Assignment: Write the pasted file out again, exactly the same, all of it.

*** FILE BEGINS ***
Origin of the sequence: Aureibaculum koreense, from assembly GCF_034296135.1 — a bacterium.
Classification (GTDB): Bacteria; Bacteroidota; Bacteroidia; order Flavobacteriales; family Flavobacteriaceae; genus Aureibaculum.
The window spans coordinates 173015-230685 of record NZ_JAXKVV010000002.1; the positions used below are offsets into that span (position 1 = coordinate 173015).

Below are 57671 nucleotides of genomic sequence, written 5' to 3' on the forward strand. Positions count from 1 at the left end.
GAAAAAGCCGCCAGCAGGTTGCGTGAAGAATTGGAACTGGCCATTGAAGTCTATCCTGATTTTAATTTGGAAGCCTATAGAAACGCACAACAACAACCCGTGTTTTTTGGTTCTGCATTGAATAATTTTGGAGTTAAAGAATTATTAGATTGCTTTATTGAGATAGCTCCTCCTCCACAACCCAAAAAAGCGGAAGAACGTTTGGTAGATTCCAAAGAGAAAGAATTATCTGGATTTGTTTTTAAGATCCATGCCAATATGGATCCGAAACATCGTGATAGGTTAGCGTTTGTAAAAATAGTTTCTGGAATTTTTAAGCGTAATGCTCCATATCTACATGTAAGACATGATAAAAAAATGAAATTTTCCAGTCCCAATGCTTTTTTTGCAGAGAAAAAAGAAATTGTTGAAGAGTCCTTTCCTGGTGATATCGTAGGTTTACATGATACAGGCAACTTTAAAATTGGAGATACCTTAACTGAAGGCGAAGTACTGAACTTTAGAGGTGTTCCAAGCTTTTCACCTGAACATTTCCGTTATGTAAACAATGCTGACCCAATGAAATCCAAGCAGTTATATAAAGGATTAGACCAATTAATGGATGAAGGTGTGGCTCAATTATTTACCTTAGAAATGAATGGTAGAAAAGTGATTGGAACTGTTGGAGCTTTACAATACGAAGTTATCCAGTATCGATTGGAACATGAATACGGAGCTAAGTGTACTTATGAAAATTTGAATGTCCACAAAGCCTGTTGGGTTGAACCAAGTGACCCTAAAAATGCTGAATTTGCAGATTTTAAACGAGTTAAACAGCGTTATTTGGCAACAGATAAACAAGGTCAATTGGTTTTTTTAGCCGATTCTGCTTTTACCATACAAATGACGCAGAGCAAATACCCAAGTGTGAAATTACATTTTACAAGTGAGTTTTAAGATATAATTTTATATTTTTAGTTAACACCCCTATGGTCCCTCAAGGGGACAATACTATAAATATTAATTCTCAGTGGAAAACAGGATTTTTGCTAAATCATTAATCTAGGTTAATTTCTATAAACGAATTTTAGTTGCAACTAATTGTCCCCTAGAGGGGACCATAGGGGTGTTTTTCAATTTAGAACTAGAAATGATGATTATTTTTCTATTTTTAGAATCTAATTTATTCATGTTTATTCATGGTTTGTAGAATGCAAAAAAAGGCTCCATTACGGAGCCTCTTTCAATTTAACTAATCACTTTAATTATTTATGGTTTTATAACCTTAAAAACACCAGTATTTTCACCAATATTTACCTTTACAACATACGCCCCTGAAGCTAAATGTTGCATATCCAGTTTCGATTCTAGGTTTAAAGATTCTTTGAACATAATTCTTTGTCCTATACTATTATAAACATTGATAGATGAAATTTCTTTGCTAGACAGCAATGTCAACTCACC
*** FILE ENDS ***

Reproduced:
Origin of the sequence: Aureibaculum koreense, from assembly GCF_034296135.1 — a bacterium.
Classification (GTDB): Bacteria; Bacteroidota; Bacteroidia; order Flavobacteriales; family Flavobacteriaceae; genus Aureibaculum.
The window spans coordinates 173015-230685 of record NZ_JAXKVV010000002.1; the positions used below are offsets into that span (position 1 = coordinate 173015).

Below are 57671 nucleotides of genomic sequence, written 5' to 3' on the forward strand. Positions count from 1 at the left end.
GAAAAAGCCGCCAGCAGGTTGCGTGAAGAATTGGAACTGGCCATTGAAGTCTATCCTGATTTTAATTTGGAAGCCTATAGAAACGCACAACAACAACCCGTGTTTTTTGGTTCTGCATTGAATAATTTTGGAGTTAAAGAATTATTAGATTGCTTTATTGAGATAGCTCCTCCTCCACAACCCAAAAAAGCGGAAGAACGTTTGGTAGATTCCAAAGAGAAAGAATTATCTGGATTTGTTTTTAAGATCCATGCCAATATGGATCCGAAACATCGTGATAGGTTAGCGTTTGTAAAAATAGTTTCTGGAATTTTTAAGCGTAATGCTCCATATCTACATGTAAGACATGATAAAAAAATGAAATTTTCCAGTCCCAATGCTTTTTTTGCAGAGAAAAAAGAAATTGTTGAAGAGTCCTTTCCTGGTGATATCGTAGGTTTACATGATACAGGCAACTTTAAAATTGGAGATACCTTAACTGAAGGCGAAGTACTGAACTTTAGAGGTGTTCCAAGCTTTTCACCTGAACATTTCCGTTATGTAAACAATGCTGACCCAATGAAATCCAAGCAGTTATATAAAGGATTAGACCAATTAATGGATGAAGGTGTGGCTCAATTATTTACCTTAGAAATGAATGGTAGAAAAGTGATTGGAACTGTTGGAGCTTTACAATACGAAGTTATCCAGTATCGATTGGAACATGAATACGGAGCTAAGTGTACTTATGAAAATTTGAATGTCCACAAAGCCTGTTGGGTTGAACCAAGTGACCCTAAAAATGCTGAATTTGCAGATTTTAAACGAGTTAAACAGCGTTATTTGGCAACAGATAAACAAGGTCAATTGGTTTTTTTAGCCGATTCTGCTTTTACCATACAAATGACGCAGAGCAAATACCCAAGTGTGAAATTACATTTTACAAGTGAGTTTTAAGATATAATTTTATATTTTTAGTTAACACCCCTATGGTCCCTCAAGGGGACAATACTATAAATATTAATTCTCAGTGGAAAACAGGATTTTTGCTAAATCATTAATCTAGGTTAATTTCTATAAACGAATTTTAGTTGCAACTAATTGTCCCCTAGAGGGGACCATAGGGGTGTTTTTCAATTTAGAACTAGAAATGATGATTATTTTTCTATTTTTAGAATCTAATTTATTCATGTTTATTCATGGTTTGTAGAATGCAAAAAAAGGCTCCATTACGGAGCCTCTTTCAATTTAACTAATCACTTTAATTATTTATGGTTTTATAACCTTAAAAACACCAGTATTTTCACCAATATTTACCTTTACAACATACGCCCCTGAAGCTAAATGTTGCATATCCAGTTTCGATTCTAGGTTTAAAGATTCTTTGAACATAATTCTTTGTCCTATACTATTATAAACATTGATAGATGAAATTTCTTTGCTAGACAGCAATGTCAACTCACC